Tommy Jacomo came to the Palm DC during the Nixon era in 1972 to help his brother Ray open the nation's second outpost of the venerable steakhouse. He figured he'd stay for a couple of weeks and then head back to Vermont to work at a ski lodge. But 43 years and seven presidents later, the executive director is still at the downtown D.C. restaurant and plans to remain for at least another two years — unless he wins the lottery.
He's had more than his share of run-ins with celebrities and bigwigs — from Vladimir Putin to Muhammad Ali. Jacomo is highlighting these encounters and other tales in a book he is writing. He doesn't have a publisher yet, but he has a working title: "Nobody Knows the Truffles I've Seen." Readers will have to wait for the book to learn more. But in the meantime, Jacomo has shared some of his adventures with Eater DC.
What was the atmosphere like when The Palm Restaurant first opened?
It was exciting. There were a lot of celebrities, Henry Kissinger and a few other dignitaries, [D.C.] Mayor [Walter] Washington. We had a big grand opening with 400 people. Little by little the restaurant started taking off and 43 years later we're still going strong. Woodward and Bernstein would sit every day in the back booth for lunch while writing "All the President's Men." We attracted big shots from the go — [Frank] Sinatra, George Hamilton, others.
What was your first restaurant job?
My first bar job was at the New York Hilton back in 1963. My father was a bartender for 30 years at the Waldorf Astoria.
What was the high point of your career?
Sparring with Muhammad Ali. That was the biggest thrill of my life. Ever since I was a little kid I've been a big boxing fan. That was a great night. I have some pictures of that.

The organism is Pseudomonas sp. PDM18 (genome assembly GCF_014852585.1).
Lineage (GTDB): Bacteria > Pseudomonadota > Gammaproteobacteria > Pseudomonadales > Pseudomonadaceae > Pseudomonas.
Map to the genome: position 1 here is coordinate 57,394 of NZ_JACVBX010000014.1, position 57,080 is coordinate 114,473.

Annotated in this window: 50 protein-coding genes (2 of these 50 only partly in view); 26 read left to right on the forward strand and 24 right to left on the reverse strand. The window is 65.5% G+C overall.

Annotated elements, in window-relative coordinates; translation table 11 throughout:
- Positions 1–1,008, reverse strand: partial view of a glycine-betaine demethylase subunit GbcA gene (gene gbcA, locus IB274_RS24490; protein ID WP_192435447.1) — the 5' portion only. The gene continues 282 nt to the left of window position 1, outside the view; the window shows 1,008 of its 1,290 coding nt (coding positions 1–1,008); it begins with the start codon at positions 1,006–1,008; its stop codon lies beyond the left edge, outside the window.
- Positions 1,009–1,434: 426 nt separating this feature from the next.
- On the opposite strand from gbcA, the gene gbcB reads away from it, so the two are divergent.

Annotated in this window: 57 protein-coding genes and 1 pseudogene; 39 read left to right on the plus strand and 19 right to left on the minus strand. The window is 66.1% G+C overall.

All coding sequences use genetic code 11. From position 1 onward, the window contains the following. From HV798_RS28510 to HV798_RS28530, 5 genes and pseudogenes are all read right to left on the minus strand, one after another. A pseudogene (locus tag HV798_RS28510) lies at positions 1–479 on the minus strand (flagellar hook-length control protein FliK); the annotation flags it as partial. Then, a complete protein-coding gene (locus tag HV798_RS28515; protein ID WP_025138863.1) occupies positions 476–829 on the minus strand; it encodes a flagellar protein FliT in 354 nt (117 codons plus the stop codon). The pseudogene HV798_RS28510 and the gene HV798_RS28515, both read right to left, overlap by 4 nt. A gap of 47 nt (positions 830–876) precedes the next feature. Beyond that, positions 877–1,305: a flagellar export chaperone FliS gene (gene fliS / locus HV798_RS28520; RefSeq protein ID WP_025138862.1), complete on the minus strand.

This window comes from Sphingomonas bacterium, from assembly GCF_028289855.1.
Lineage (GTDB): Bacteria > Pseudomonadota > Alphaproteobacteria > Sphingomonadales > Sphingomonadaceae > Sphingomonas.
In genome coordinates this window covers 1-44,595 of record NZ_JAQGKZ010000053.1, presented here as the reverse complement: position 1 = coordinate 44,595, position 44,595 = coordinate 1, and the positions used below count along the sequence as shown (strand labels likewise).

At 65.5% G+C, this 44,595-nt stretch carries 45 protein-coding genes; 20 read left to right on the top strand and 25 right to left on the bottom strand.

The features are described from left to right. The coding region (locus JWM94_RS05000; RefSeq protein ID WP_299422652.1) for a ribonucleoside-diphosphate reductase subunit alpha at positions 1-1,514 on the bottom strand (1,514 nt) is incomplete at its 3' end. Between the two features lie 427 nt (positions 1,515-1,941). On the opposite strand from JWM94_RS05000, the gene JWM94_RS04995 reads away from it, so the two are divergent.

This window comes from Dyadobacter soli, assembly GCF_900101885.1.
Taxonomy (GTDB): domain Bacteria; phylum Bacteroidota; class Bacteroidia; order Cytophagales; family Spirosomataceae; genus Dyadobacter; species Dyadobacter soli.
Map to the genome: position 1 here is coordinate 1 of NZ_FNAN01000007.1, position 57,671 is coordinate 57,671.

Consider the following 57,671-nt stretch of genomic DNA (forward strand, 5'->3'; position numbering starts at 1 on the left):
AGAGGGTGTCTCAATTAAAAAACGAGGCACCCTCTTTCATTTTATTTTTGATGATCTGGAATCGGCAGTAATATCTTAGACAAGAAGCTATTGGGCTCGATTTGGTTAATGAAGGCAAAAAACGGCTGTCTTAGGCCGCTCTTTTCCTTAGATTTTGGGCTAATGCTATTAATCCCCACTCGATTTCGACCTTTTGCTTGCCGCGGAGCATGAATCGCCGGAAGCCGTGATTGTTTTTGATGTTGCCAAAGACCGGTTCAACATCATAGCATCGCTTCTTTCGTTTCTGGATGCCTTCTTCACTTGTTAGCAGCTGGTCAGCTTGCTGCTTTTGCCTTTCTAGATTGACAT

What year was this?
1975? 1976 maybe.
I hear you have a funny story about Vladimir Putin.
His people called to say he's coming in and pre-ordered 20 lobsters. I told my kitchen to start cooking lobsters. Putin sat down with his entourage and everyone ordered steak, steak, steak. We had lobster salad as the lunch special for the week.
So is everyone a lifer at The Palm?
I'm serving four generations — parents, grandparents, great-grandchildren. The kids grow up right before your eyes. We have dishwashers who have been here more than 35 years and wait staff for over 30 years.
What is the competition like today compared with when you first opened?
It's grown 30-fold now. Last year, three or four new steak houses opened up on the East Side. Thank God for my local clientele, the competition hasn't hurt me that much. Penn Quarter — used to be nothing down there. Capitol Hill, there were two restaurants. 13th Street nothing — now there's a restaurant on every corner.
How do you stay relevant with so much more competition?
It's the consistency of our product — we serve the best we can get — and the loyalty of our clients. They're like family, a lot of my clientele. After one of our regulars [lobbyist] Tommy Boggs [Thomas H. Boggs Jr.] died, we draped a black tablecloth at his favorite table and didn't let anyone sit there for a week out of respect for him.
How have customers' tastes changed and how have you adapted to them?
There are no more three-martini lunches anymore. Those days are long gone. People are drinking more wine now. Years ago a reviewer wrote of the original Palm in New York that the wine list had the "charm and imagination of the Swiss flag." Now the wine list is very extensive with more than 150 bottles of wine.
Everybody's a food critic. We didn't have that 30 years ago, people thinking they're star chefs. You have to be more on your game. You can't fool people. They're too educated.
What's the best seat in the house?
Some people like to sit up front by the window. A lot of people like to sit in the back booths. There's no Siberia in The Palm.